Identifying and Trimming Hidden Container Costs

The majority of Kubernetes workloads are underutilizing CPU and memory, according to a report from DataDog, “11 Facts About Real-World Container Use.” While it’s important to allocate room for fluctuation, an unnecessary amount of waste may be prevalent among Kubernetes deployments. Such waste could be a contributing factor in the $17 billion lost annually on unused or idle cloud resources.

The shift to microservices and containers brings great efficiency benefits and improved deployment fluidity. However, it can also bring a cost analysis nightmare. Tracking performance, utilization and optimizing expense for thousands of unique computing environments can be tricky.

With a desire to trim cloud budgets and meet new environmental pledges, many teams are attempting to optimize their cloud footprint. I recently spoke with the CEO of YotaScale, Asim Razzaq, to learn about trimming costs for cloud-native infrastructure. Below, we’ll discover common cost concerns for containers and Kubernetes and consider some cultural pivots organizations should make to embrace a lean infrastructure.

Cloud-Native Cost Concerns

Razzaq, previously head of infrastructure at PayPal, admits he has a “love-hate relationship with cloud computing.” On one hand, cloud computing facilitates unparalleled agility. However, it introduces a new headache for engineering leadership: tracking hidden costs. With shared cloud architecture, it’s difficult for financial teams to track where spending originates.

Within containerized ecosystems, there’s often a big gap between reserved computing and actual utilization. “Developers tend to overestimate the required resources (number of instances, memory amount or CPU power) to avoid not having enough resources during runtime,” according to the YotaScale blog. As evidence, a recent DataDog container report found nearly half of production containers use less than 30% of the requested CPU and memory capacity.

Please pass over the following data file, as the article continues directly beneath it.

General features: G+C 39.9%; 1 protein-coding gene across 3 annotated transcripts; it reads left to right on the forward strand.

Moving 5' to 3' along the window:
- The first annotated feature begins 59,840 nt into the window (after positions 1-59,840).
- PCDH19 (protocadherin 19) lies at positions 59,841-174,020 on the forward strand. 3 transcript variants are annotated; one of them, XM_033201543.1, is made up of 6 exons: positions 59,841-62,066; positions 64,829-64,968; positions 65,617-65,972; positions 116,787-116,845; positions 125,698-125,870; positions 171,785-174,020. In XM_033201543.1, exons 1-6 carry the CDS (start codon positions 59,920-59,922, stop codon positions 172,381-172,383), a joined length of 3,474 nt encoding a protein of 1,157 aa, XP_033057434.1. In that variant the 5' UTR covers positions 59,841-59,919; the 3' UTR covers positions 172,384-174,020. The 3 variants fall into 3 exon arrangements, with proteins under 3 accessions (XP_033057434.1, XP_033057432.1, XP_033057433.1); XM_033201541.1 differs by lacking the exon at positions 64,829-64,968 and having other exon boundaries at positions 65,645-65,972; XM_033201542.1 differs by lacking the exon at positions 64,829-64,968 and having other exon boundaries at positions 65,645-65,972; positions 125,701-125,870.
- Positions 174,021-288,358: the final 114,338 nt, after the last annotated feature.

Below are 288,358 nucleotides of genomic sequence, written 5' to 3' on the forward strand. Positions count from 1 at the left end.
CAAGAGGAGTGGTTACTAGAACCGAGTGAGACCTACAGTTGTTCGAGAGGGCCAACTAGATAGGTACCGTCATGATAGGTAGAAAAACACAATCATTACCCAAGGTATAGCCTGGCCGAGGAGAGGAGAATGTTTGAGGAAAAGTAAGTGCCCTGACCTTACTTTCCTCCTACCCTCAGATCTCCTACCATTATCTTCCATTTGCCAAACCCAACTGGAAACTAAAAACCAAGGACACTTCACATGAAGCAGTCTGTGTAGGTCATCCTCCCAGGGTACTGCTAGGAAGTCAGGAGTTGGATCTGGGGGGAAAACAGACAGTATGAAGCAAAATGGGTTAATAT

Razzaq describes the shift from macro to micro as “micro-waste.” In isolation, these costs are nominal, but when they accumulate, they become significant. Furthermore, tracking CPU utilization and memory capacity for thousands of compute nodes is far more complicated than managing a single monolithic environment.

Which pod belongs to which service? Poor namespace labeling can create confusion, as well. IT often juggles many containerized services for analytics, login, payments, logging, encryption and other functions. Lousy hygiene in tagging these services could reduce transparency, making it challenging to correlate use and context, potentially obfuscating showback and chargeback accounting models.

Responding to Hidden Container Costs

Containers are modular by nature, and “it’s easy to feel that you are packing things in the most robust way,” Razzaq says. Yet, there’s still a lot of micro-waste. This could be in the form of underutilized capacity or a forgotten cluster with zero resource utilization left up and running.

Teams are also encountering hidden ancillary costs associated with Kubernetes management. For example, Ops teams have uncovered nasty hidden costs associated with SaaS used to monitor K8s.

To combat rising container costs, Razzaq encourages holding developers accountable for reserving resources and overseeing utilization. He advocates empowering developers themselves with self-service capabilities to observe per-product and per-service consumption. “It puts control back in the hands of developers on what to reserve or what not to reserve,” says Razzaq.